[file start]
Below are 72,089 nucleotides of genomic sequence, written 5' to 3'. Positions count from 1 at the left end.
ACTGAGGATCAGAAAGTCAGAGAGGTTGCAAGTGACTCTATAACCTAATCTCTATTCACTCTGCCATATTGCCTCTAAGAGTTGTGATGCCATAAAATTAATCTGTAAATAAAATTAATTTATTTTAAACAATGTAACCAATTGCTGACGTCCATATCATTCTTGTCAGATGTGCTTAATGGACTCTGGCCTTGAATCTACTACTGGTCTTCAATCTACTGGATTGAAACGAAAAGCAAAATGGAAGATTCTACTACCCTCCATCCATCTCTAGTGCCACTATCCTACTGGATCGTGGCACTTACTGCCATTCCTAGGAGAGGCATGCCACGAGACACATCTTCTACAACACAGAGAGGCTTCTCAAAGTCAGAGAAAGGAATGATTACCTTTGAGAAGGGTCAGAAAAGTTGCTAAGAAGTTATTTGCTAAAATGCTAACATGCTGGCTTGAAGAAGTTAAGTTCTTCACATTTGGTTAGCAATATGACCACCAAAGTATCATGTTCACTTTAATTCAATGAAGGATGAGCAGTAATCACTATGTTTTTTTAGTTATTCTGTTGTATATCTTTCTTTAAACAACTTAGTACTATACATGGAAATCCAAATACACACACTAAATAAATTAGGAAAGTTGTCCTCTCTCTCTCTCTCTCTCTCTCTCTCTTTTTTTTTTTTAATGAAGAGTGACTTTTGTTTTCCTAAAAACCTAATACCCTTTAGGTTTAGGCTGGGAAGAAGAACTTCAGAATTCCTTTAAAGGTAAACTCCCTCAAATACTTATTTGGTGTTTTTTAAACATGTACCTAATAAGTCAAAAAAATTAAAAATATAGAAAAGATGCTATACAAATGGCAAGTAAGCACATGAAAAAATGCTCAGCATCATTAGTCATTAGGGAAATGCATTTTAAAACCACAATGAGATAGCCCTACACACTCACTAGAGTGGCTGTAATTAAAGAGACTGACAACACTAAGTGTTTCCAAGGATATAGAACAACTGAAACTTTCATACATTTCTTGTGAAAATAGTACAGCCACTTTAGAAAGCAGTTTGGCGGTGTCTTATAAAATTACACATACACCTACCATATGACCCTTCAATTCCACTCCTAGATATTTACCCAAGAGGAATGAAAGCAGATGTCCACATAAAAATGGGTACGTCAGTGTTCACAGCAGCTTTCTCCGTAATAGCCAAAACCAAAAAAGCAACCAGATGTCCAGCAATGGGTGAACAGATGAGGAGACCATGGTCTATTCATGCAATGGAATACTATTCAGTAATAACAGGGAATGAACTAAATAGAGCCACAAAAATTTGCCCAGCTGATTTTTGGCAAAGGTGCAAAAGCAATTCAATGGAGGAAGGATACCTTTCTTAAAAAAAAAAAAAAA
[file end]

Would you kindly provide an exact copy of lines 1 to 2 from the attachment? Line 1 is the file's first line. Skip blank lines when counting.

Below are 72,089 nucleotides of genomic sequence, written 5' to 3'. Positions count from 1 at the left end.
ACTGAGGATCAGAAAGTCAGAGAGGTTGCAAGTGACTCTATAACCTAATCTCTATTCACTCTGCCATATTGCCTCTAAGAGTTGTGATGCCATAAAATTAATCTGTAAATAAAATTAATTTATTTTAAACAATGTAACCAATTGCTGACGTCCATATCATTCTTGTCAGATGTGCTTAATGGACTCTGGCCTTGAATCTACTACTGGTCTTCAATCTACTGGATTGAAACGAAAAGCAAAATGGAAGATTCTACTACCCTCCATCCATCTCTAGTGCCACTATCCTACTGGATCGTGGCACTTACTGCCATTCCTAGGAGAGGCATGCCACGAGACACATCTTCTACAACACAGAGAGGCTTCTCAAAGTCAGAGAAAGGAATGATTACCTTTGAGAAGGGTCAGAAAAGTTGCTAAGAAGTTATTTGCTAAAATGCTAACATGCTGGCTTGAAGAAGTTAAGTTCTTCACATTTGGTTAGCAATATGACCACCAAAGTATCATGTTCACTTTAATTCAATGAAGGATGAGCAGTAATCACTATGTTTTTTTAGTTATTCTGTTGTATATCTTTCTTTAAACAACTTAGTACTATACATGGAAATCCAAATACACACACTAAATAAATTAGGAAAGTTGTCCTCTCTCTCTCTCTCTCTCTCTCTCTCTTTTTTTTTTTTAATGAAGAGTGACTTTTGTTTTCCTAAAAACCTAATACCCTTTAGGTTTAGGCTGGGAAGAAGAACTTCAGAATTCCTTTAAAGGTAAACTCCCTCAAATACTTATTTGGTGTTTTTTAAACATGTACCTAATAAGTCAAAAAAATTAAAAATATAGAAAAGATGCTATACAAATGGCAAGTAAGCACATGAAAAAATGCTCAGCATCATTAGTCATTAGGGAAATGCATTTTAAAACCACAATGAGATAGCCCTACACACTCACTAGAGTGGCTGTAATTAAAGAGACTGACAACACTAAGTGTTTCCAAGGATATAGAACAACTGAAACTTTCATACATTTCTTGTGAAAATAGTACAGCCACTTTAGAAAGCAGTTTGGCGGTGTCTTATAAAATTACACATACACCTACCATATGACCCTTCAATTCCACTCCTAGATATTTACCCAAGAGGAATGAAAGCAGATGTCCACATAAAAATGGGTACGTCAGTGTTCACAGCAGCTTTCTCCGTAATAGCCAAAACCAAAAAAGCAACCAGATGTCCAGCAATGGGTGAACAGATGAGGAGACCATGGTCTATTCATGCAATGGAATACTATTCAGTAATAACAGGGAATGAACTAAATAGAGCCACAAAAATTTGCCCAGCTGATTTTTGGCAAAGGTGCAAAAGCAATTCAATGGAGGAAGGATACCTTTCTTAAAAAAAAAAAAAAA